Zephaniah 1:1-8 likewise paints the same spiritual picture, in which the term “a sacrifice” in verse 7 and “sacrifice” in verse 8 appear:  The word of the LORD which came unto Zephaniah the son of Cushi, the son of Gedaliah, the son of Amariah, the son of Hizkiah, in the days of Josiah the son of Amon, king of Judah. {2} I will utterly consume all [things] from off the land, saith the LORD. {3} I will consume man and beast; I will consume the fowls of the heaven, and the fishes of the sea, and the stumblingblocks with the wicked; and I will cut off man from off the land, saith the LORD. {4} I will also stretch out mine hand upon Judah, and upon all the inhabitants of Jerusalem; and I will cut off the remnant of Baal from this place, [and] the name of the Chemarims with the priests; {5} And them that worship the host of heaven upon the housetops; and them that worship [and] that swear by the LORD, and that swear by Malcham; {6} And them that are turned back from the LORD; and [those] that have not sought the LORD, nor enquired for him. {7} Hold thy peace at the presence of the Lord GOD: for the day of the LORD [is] at hand: for the LORD hath prepared a sacrifice [zebach:H2077], he hath bid his guests. {8} And it shall come to pass in the day of the LORD'S sacrifice [zebach:H2077], that I will punish the princes, and the king's children, and all such as are clothed with strange apparel. [malbuwsh:H4403]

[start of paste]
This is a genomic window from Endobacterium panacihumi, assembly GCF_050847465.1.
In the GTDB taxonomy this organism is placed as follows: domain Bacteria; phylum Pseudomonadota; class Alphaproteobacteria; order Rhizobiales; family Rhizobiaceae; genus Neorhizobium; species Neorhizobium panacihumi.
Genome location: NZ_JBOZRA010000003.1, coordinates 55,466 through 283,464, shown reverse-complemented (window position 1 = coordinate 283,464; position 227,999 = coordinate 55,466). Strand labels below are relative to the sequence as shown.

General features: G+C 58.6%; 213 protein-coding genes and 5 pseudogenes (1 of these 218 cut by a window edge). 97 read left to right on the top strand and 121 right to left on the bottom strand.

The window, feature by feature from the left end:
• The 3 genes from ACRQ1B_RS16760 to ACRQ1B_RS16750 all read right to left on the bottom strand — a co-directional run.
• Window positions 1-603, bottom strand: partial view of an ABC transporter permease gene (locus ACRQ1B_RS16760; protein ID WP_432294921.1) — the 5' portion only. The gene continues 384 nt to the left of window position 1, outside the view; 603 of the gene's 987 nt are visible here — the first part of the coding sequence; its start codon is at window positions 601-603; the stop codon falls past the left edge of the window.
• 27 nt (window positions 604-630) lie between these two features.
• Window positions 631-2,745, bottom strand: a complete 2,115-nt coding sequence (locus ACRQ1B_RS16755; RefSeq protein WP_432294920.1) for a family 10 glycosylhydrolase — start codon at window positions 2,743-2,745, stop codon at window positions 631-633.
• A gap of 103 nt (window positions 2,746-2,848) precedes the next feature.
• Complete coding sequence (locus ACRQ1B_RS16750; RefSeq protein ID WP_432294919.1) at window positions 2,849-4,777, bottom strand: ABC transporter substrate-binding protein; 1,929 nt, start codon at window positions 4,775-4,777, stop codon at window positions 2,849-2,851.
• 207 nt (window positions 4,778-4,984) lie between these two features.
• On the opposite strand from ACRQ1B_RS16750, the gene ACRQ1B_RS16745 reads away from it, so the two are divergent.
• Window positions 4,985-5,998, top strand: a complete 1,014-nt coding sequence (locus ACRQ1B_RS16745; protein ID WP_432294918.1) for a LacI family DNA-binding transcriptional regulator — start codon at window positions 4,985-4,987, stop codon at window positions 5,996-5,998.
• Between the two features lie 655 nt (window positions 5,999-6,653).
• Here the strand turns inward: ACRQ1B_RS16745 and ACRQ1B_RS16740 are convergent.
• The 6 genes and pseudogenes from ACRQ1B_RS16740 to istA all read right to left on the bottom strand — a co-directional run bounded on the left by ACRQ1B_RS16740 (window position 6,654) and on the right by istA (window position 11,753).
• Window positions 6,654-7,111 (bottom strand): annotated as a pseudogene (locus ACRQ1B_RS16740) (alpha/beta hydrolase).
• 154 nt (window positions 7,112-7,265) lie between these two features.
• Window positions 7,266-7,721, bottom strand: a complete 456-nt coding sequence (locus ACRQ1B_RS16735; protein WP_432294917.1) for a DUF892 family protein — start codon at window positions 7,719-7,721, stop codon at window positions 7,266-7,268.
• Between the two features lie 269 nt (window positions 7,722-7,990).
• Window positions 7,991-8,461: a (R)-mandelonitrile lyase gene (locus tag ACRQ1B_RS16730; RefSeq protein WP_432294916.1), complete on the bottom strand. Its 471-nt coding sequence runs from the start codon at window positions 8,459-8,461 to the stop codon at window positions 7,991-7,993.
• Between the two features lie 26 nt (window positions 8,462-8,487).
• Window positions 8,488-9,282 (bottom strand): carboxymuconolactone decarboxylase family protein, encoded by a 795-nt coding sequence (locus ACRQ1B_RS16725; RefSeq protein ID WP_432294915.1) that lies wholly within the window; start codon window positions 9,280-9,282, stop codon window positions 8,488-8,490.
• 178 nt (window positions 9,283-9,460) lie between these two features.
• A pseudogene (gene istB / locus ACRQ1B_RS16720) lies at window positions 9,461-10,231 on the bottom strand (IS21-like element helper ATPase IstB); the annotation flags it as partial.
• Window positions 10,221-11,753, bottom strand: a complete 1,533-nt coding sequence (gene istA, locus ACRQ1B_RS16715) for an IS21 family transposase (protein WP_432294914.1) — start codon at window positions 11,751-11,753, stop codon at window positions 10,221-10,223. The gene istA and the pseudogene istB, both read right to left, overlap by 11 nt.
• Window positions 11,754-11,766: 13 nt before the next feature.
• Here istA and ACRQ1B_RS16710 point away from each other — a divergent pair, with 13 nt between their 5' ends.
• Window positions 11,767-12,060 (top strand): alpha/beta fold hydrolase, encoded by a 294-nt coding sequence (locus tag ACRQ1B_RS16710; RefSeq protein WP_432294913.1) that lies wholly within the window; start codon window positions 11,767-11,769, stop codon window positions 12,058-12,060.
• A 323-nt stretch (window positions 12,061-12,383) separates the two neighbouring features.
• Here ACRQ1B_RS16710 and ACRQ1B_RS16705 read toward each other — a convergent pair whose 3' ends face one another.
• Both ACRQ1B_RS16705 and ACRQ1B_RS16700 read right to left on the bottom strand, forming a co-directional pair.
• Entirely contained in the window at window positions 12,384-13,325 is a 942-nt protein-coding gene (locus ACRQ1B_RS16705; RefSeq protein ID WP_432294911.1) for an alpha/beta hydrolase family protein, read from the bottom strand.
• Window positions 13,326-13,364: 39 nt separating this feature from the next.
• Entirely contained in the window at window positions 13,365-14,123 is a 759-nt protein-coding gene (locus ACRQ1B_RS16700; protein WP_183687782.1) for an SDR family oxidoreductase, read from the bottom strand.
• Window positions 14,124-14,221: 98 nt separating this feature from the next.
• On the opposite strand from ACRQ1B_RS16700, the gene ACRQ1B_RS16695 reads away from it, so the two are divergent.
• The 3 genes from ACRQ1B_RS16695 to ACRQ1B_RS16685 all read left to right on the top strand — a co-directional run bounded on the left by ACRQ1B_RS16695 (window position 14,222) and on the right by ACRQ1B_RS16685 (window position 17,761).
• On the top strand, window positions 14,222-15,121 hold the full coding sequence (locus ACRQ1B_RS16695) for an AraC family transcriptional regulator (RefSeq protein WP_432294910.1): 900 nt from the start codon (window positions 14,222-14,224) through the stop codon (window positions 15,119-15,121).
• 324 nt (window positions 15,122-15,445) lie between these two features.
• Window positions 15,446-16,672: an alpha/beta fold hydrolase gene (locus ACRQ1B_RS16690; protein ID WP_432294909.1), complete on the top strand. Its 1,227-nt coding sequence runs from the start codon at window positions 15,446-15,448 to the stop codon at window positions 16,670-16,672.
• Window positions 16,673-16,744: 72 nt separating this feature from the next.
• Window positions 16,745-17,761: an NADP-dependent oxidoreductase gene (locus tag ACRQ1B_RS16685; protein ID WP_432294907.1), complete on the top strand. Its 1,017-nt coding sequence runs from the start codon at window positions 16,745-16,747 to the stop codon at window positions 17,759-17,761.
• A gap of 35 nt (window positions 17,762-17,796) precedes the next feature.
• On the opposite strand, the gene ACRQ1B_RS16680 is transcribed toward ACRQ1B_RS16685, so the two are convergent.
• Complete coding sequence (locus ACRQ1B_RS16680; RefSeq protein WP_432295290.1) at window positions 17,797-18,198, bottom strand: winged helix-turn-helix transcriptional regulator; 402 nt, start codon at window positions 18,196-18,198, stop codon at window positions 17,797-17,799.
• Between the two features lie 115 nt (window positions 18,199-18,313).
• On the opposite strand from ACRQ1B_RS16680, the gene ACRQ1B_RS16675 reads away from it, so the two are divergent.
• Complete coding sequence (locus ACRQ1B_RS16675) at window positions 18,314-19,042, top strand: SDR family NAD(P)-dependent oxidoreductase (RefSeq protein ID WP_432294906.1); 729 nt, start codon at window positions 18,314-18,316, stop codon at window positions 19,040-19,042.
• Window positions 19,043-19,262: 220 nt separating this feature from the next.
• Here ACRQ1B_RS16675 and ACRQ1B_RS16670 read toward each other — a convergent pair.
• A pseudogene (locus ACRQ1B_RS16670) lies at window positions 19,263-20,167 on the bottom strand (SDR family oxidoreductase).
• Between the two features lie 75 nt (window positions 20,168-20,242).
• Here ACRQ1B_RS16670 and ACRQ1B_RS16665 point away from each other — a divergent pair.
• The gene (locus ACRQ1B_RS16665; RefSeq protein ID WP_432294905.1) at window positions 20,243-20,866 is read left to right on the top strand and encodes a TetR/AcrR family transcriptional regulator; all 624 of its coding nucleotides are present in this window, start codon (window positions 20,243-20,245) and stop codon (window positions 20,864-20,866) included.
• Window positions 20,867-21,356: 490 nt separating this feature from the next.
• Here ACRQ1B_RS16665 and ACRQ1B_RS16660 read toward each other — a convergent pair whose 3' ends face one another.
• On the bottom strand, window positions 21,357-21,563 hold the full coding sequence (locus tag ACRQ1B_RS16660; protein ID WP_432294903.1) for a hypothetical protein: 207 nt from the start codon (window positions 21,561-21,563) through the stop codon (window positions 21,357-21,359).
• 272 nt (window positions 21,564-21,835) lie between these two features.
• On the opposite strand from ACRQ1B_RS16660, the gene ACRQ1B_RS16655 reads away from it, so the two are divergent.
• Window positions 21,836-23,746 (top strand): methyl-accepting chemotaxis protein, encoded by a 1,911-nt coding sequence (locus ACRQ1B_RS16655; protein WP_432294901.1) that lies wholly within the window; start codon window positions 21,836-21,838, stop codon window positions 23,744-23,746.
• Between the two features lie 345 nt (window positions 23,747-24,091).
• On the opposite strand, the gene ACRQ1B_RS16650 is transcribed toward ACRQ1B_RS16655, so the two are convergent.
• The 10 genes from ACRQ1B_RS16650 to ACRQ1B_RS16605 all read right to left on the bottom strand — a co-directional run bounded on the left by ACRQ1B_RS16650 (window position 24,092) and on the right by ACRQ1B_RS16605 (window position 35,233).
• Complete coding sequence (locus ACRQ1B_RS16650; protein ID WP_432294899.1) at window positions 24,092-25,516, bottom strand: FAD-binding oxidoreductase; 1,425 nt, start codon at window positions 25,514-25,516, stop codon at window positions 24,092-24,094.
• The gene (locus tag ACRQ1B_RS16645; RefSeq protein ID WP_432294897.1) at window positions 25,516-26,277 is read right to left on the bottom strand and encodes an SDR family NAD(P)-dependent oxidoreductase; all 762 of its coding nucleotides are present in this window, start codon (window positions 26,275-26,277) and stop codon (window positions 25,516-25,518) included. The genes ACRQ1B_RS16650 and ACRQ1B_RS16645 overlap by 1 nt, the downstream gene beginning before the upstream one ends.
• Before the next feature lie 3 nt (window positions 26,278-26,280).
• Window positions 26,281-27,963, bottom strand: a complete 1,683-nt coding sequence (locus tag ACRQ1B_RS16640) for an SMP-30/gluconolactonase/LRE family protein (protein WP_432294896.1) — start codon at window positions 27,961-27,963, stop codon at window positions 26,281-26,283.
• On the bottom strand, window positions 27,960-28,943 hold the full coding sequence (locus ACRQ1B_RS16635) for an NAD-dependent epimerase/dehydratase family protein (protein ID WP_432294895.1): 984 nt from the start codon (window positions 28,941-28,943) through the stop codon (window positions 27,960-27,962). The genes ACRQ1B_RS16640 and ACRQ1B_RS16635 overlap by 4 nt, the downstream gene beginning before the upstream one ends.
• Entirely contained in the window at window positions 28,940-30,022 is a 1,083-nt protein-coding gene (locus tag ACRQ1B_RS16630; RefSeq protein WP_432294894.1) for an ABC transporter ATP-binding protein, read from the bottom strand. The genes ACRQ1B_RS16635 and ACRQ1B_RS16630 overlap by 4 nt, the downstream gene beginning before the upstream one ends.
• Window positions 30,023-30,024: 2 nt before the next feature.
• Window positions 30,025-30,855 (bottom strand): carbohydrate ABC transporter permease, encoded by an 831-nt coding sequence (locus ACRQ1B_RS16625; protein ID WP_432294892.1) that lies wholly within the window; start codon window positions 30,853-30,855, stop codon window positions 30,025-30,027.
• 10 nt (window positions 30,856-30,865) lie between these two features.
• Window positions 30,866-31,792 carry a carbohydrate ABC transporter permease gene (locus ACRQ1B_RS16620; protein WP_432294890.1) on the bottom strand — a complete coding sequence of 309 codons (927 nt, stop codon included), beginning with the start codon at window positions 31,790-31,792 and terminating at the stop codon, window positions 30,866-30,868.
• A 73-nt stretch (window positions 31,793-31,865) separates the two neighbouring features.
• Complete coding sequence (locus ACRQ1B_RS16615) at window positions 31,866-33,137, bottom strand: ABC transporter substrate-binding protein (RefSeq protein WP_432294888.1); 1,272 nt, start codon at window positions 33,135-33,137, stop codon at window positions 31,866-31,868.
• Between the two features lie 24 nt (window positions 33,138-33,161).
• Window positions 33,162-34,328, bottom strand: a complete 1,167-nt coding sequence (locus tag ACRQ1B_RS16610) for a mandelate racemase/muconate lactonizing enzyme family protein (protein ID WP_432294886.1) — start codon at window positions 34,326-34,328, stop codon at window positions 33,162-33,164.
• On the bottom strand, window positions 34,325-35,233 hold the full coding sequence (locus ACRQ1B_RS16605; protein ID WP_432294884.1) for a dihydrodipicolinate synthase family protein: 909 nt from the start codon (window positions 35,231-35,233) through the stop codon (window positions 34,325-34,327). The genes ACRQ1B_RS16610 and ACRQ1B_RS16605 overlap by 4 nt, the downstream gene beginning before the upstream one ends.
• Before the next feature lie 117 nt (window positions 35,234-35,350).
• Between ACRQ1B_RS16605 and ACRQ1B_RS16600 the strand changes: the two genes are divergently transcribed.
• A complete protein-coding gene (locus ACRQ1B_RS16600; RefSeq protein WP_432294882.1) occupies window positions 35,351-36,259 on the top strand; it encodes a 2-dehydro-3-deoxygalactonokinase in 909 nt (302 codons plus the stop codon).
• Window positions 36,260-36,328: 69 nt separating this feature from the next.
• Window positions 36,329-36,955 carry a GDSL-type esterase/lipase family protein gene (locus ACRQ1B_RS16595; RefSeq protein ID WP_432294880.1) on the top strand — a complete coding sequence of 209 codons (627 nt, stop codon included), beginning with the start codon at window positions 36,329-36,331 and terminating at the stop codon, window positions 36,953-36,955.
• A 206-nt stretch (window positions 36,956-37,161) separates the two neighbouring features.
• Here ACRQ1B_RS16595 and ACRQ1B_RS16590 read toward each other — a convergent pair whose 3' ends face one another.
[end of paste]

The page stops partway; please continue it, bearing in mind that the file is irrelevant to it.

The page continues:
Notice the reference to “...such as are clothed with strange apparel,” which is a description of the non-elect, who lack the “robe of Christ’s righteousness” which each of God’s elect possess, as we learn from Isaiah 63:1-3, which speaks of Christ’s sacrifice for each of His elect, “...at the foundation of the world,” in which the identical term for “apparel” in Zephaniah 1:8 is translated, “all my raiment”  in Isaiah 63:3,


Who [is] this that cometh from Edom, with dyed garments from Bozrah? this [that is] glorious in his apparel, travelling in the greatness of his strength? I that speak in righteousness, mighty to save. {2} Wherefore [art thou] red in thine apparel, and thy garments like him that treadeth in the winefat? {3} I have trodden the winepress alone; and of the people [there was] none with me: for I will tread them in mine anger, and trample them in my fury; and their blood shall be sprinkled upon my garments, and I will stain all my raiment. [malbuwsh:H4403]


And Zalmunnah [Tsalmunna`:H6758]


Zalmunnah is another compound word, which signifies “withholding” and “shadow.” A good example of this is found in Jonah 4 with regard to the “gourd,” in verses 5-11, under which Jonah received shade from the searing heat. Even though the word, “withheld” is not found in this portion of Scripture, this is what took place:


Shadow [tsel:H6738]